LONG BEACH — It had been 35 degrees the night before, and Phuong Duong and her 2-year-old daughter still shivered from the cold.
They stood in the midday sunlight in front of a weatherworn, 70-year-old garage in the central city--their home since Duong's divorce last May.
"Last night it was so freezing. Electric blanket it worked, but so cold. I'm sick again. And Linda she crying whole night. I try everywhere, but nobody help me. I'm so scared," said Duong, 31.
Duong, who moved to Long Beach in 1980 after an escape by boat from Vietnam, is desperate. She lives in a $225-a-month hovel, an illegal dwelling that smells of gas despite a broken window. And even that will soon be taken away.
Not Enough Income
She faces imminent eviction, the result of city action against her landlord. But with a monthly welfare stipend of $498 and no support from her ex-husband, Duong said, apartment houses will not accept her.
County and city agencies, with long waiting lists for housing or rental subsidies that are backed up for years, also have been of no help.
"I tried so many people. But they say waiting list, waiting list," Duong said, tears welling in her eyes.
In her hands was a court order to respond within five days if she wished to challenge her eviction. She also held a dozen scribbled telephone numbers and letters from social service agencies, testament to her efforts to find a new home.
"They kick me out soon, but where do I go?" she asked.
Phuong Duong is the frightened human face of a large and growing Long Beach problem of how to help poor people who are evicted from substandard and illegal dwellings, say city officials and social service representatives.
The city must enforce its building and health codes to keep neighborhoods from becoming slums. But in doing that, city officials say, hundreds of poor families have been dispossessed.
"It is heartbreaking . . . And (Duong) kind of personifies what is happening," said Annette Hough, manager of the city Housing Authority, which distributes $15 million a year in federal rent subsidies to 3,300 Long Beach households but still has a five-year backlog of low-income families seeking help.
"It is a big problem. These people come up and say, 'I have to wait years (for housing assistance). What am I supposed to do?' " Hough said.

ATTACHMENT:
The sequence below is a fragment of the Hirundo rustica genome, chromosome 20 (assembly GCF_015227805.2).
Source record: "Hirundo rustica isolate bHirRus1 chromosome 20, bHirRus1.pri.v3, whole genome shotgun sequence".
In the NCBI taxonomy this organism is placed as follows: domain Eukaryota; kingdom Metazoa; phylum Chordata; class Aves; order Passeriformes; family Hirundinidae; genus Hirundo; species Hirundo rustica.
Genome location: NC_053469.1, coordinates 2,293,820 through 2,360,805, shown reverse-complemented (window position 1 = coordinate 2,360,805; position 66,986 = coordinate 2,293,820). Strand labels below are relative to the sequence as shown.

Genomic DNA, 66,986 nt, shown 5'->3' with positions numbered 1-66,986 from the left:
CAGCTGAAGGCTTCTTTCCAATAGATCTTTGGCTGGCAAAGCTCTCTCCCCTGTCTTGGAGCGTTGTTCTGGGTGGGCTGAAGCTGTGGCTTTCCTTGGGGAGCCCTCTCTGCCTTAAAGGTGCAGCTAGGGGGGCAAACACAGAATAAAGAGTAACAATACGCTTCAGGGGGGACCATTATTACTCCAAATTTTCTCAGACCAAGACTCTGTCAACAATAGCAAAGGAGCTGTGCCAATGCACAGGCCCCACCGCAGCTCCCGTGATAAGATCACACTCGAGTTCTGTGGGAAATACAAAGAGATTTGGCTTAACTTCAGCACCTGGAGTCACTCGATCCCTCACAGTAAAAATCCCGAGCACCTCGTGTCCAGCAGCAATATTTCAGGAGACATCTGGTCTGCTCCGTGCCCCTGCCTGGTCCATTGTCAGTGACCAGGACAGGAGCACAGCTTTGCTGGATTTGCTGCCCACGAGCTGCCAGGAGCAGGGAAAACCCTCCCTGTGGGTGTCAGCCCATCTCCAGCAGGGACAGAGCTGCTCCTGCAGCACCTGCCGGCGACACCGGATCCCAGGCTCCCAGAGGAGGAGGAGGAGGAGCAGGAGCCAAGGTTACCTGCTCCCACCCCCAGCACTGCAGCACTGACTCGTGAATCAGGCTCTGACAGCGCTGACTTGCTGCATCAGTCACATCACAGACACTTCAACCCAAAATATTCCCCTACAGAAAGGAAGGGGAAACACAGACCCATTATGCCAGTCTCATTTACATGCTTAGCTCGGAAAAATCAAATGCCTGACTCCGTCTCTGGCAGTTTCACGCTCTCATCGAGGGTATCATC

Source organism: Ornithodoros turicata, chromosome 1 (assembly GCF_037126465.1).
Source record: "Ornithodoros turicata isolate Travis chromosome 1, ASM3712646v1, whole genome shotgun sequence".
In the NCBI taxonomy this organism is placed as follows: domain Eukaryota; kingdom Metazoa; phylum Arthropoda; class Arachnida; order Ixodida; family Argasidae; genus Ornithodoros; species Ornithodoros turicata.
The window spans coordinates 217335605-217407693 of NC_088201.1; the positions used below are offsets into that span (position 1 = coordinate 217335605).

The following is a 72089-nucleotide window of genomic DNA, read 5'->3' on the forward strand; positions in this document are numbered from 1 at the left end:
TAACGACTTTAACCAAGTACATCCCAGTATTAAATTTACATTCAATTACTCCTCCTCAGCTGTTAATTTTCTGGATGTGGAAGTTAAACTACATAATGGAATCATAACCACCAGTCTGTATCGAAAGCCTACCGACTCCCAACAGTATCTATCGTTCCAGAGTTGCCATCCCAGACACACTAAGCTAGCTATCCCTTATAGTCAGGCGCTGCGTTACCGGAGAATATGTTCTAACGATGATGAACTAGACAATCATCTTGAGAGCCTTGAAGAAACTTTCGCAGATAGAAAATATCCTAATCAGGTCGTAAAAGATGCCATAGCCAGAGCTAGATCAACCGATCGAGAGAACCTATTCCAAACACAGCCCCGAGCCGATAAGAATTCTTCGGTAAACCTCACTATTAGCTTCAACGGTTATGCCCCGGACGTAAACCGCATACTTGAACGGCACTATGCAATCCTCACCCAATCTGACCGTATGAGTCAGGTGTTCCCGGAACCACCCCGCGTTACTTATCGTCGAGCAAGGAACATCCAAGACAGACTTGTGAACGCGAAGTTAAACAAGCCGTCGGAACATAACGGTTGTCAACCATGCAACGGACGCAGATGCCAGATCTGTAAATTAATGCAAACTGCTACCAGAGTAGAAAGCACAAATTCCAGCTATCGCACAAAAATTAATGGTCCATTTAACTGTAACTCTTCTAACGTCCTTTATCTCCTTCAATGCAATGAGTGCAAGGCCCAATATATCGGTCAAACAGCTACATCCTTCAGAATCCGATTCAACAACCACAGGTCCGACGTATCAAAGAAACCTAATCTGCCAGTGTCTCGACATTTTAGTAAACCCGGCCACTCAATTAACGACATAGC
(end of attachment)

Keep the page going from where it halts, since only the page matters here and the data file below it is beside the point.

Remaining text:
A spokesman for the Legal Aid Foundation of Long Beach said about 15 families a day show up at its Pine Avenue offices seeking help to avoid eviction. In addition, the privately funded Centro de la Raza assists about 350 low-income families a year in eviction actions, a spokesman said.
Two Families a Week
Jose G. Osuna, manager of building inspection for the city, said his department forces about two evictions a week from garages alone. Most of them are Latino and Asian families.
"These are problems that, if they existed, did not surface (until recent years)," Osuna said.
The city's building code enforcement unit was formed in 1979 in part to force improvement or demolition of increasing numbers of aging and substandard dwellings, he said. And the number of unsafe, and often illegal, dwellings has increased as thousands of new immigrants have moved to the city since then, he said.
Code enforcement efforts are applauded by longtime homeowners such as Mary Lou Roe of North Long Beach, who has complained to city officials about an Asian immigrant family that lives illegally near her.
"It's a sad situation with the homeless . . . but you don't think about it until they move into a garage next door and the value of your property goes down," she said. "Someone needs to solve these problems."
No Referral Service
The city, often criticized for its limited support of social service programs, provides no referral or monetary assistance for evicted families.
But, in recent weeks, it has taken small steps in response to the problem of homeless families, city officials said.
They point to a new City Council-appointed Task Force for the Homeless, which met for the first time last week.
And Osuna said he will soon recommend to top city management a change in law that would punish landlords who rent substandard dwellings. Now, unless landlords ignore repeated warnings to improve dwellings and are taken to court, they incur no fines, he said.
As a result, the tenants are the victims of landlords who fill substandard dwellings and have nothing to lose, he said.
City Policy Criticized
Critics, however, say the poor also are victims of municipal policy that for years has shown little regard for them.
"The city does provide housing for desperate and homeless people--trash bins, alleys and public parks," said Dennis L. Rockway, senior counsel for the Long Beach Legal Aid Foundation.
That agency last June notified the city that the housing section of its General Plan, revised in 1984, does not meet requirements of state law because it underestimates the need for low-cost housing and overestimates barriers to providing it.